Early evidence has been in the Korean won and Singapore dollar, "but even with currencies like the Indian rupee, which was lagging behind two or three years ago, the volumes have now grown significantly," adds Cheah.
Two Asian currencies – the Malaysian ringgit and the rupee – are undergoing gradual liberalisation, as are other currencies. Five years from now, could we expect to see unimpeded offshore trading of both those currencies and the renminbi too? "That's a big question," says Cheah. "It's reasonable to have expectations that it will happen. India and China have shown they clearly understand what their needs are domestically. The key is, if they are confident and comfortable that a freely trading currency would be good for their own domestic needs, they will do it."
If it happens, expect a transforming effect on Asian FX businesses with obvious increases in volumes but also sophistication of products. "So far what's capped development of many products are the regulations around them. With that going, you would expect to see much more sophistication."
Cheah already sees increasing interest in intra-Asian currency pairs, such as Singapore dollar-ringgit, reflecting the increases in intra-Asian trade. He thinks the electronic side has much further to go. "Investment in technology can only grow," he says. More derivatives, and currency pairs, will find their way on to electronic systems and speed will continue to improve. "Speed is all about perception: when you're sitting in front of a computer three seconds seems like an eternity. We will continue to be amazed at how speed improves."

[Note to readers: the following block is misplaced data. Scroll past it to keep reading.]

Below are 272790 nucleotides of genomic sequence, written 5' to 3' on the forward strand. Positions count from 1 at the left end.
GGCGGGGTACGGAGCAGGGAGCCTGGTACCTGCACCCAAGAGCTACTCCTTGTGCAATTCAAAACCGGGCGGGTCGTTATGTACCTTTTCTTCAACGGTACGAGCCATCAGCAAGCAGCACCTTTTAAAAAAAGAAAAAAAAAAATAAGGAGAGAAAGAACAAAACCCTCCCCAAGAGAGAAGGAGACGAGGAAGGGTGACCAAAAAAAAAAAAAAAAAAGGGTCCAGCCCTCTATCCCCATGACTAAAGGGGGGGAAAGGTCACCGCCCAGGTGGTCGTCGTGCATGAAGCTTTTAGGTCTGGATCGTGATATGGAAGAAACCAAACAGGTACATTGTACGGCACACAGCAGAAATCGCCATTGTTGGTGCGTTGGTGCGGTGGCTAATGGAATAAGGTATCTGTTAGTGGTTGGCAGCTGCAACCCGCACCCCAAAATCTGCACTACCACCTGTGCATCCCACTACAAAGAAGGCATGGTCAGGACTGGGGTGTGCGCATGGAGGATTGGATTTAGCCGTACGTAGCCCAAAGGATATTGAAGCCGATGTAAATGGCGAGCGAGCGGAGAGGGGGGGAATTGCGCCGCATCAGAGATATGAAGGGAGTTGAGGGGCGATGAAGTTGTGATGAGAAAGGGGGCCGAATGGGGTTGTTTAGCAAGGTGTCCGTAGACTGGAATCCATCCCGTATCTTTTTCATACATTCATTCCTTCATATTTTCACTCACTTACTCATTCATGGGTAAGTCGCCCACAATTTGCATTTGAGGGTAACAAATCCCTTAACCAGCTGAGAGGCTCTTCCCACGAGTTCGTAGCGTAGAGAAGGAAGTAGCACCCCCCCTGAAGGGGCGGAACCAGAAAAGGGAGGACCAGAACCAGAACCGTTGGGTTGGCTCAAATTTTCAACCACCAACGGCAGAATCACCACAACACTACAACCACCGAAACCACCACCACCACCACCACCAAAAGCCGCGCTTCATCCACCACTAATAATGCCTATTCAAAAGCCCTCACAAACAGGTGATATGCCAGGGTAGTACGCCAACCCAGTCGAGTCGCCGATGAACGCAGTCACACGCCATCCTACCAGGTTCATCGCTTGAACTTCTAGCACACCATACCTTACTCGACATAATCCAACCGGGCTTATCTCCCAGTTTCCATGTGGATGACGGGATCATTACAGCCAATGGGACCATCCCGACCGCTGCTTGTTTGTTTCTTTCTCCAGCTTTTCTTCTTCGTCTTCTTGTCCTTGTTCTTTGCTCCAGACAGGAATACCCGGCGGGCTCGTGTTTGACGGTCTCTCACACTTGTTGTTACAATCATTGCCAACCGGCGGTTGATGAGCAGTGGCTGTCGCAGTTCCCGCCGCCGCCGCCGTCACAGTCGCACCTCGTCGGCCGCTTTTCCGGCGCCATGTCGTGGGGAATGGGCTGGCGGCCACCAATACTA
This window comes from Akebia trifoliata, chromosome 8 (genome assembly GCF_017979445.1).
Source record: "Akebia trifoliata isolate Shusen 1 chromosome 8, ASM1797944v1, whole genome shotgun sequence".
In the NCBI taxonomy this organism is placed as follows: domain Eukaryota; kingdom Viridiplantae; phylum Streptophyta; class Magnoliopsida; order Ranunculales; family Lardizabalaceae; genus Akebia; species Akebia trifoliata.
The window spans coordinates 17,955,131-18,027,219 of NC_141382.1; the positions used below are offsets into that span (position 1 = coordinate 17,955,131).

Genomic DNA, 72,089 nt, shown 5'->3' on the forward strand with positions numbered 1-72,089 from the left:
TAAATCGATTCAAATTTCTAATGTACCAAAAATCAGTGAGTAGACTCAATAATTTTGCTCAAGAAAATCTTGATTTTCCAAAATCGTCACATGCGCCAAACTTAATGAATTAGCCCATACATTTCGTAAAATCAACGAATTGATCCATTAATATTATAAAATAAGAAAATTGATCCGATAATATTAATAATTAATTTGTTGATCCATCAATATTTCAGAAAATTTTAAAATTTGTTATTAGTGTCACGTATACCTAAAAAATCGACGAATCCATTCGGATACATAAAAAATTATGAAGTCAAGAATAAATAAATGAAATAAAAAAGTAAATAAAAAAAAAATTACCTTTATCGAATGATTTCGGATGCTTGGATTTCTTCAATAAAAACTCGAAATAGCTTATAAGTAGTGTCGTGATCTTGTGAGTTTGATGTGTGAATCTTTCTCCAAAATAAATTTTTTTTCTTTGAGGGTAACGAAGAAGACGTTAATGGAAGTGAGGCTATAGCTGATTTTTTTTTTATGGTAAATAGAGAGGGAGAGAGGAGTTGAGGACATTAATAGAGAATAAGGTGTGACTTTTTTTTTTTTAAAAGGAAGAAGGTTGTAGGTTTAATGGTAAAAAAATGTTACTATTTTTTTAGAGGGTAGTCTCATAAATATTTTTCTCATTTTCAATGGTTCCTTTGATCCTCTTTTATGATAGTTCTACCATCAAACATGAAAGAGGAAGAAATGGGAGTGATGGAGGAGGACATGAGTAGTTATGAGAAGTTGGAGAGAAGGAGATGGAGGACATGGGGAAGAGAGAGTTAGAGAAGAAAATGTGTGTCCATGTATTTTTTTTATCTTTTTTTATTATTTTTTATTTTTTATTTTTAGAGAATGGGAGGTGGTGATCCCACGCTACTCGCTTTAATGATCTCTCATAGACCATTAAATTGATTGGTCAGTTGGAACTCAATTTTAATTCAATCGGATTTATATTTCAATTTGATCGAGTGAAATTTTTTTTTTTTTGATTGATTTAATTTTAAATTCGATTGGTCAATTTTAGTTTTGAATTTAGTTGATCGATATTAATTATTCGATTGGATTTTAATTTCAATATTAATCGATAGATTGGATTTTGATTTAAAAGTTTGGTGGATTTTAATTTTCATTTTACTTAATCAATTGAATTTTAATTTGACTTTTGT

Like others, Cheah notes the human resource challenge. "Traditionally you might have talked about a guy who is super IT-literate on one side, and on the other a person who fully understands the traditional buy-sell relationships between banks and their clients. Now you need them to understand both aspects: how technology will change the FX markets, and with the commercial understanding to benefit."
Monish Tahilramani, head of regional trading at HSBC, says three trends stand out in Asian foreign exchange: the growing share of fund business, including speculative hedge funds; the increased involvement of private banking and retail interest; and the growing activity of European and US investors in emerging market Asia. He expects all three to continue.
Retail in particular is becoming a powerful theme. "Margin trading has really caught the fancy of Japanese investors, who are increasingly looking to diversify their savings into high-yield currencies," he says. "That has been attributed as one of the biggest factors for the resumption of the yen carry trade after the massive unwinding in February."
It will also drive product development, as much of that investor base wants access to currencies that do not trade freely offshore. "Being able to offer access is clearly one theme that's coming out, both in non-guaranteed and occasionally in capital guaranteed structures," he says. "It's now quite easy to have a structure which gives investors a rate FX play into a country like Vietnam, but an appropriate wrapper and the possibility of a reasonable exit are as important."
That continuing requirement means banks will not just have to be good at structuring but the follow-up work, providing mark to market, sending research and offering market colour. Tahilramani sees investors looking further a-field for yield, to places such as Sri Lanka and Mauritius.
Another theme he has noticed is that central banks seem less willing to telegraph their intentions ahead of monetary policy changes, reasoning that it neutralises the effect if everyone already knows that it's coming. "There is an increased emphasis on unexpected policy actions," he says, noting that each of India, the Philippines, Indonesia, Korea and China have surprised the market with monetary policy in the last nine months. "They're not only tightening or reshaping monetary policy, they're doing it in a more unexpected fashion than they did before, resulting in a lot of volatility."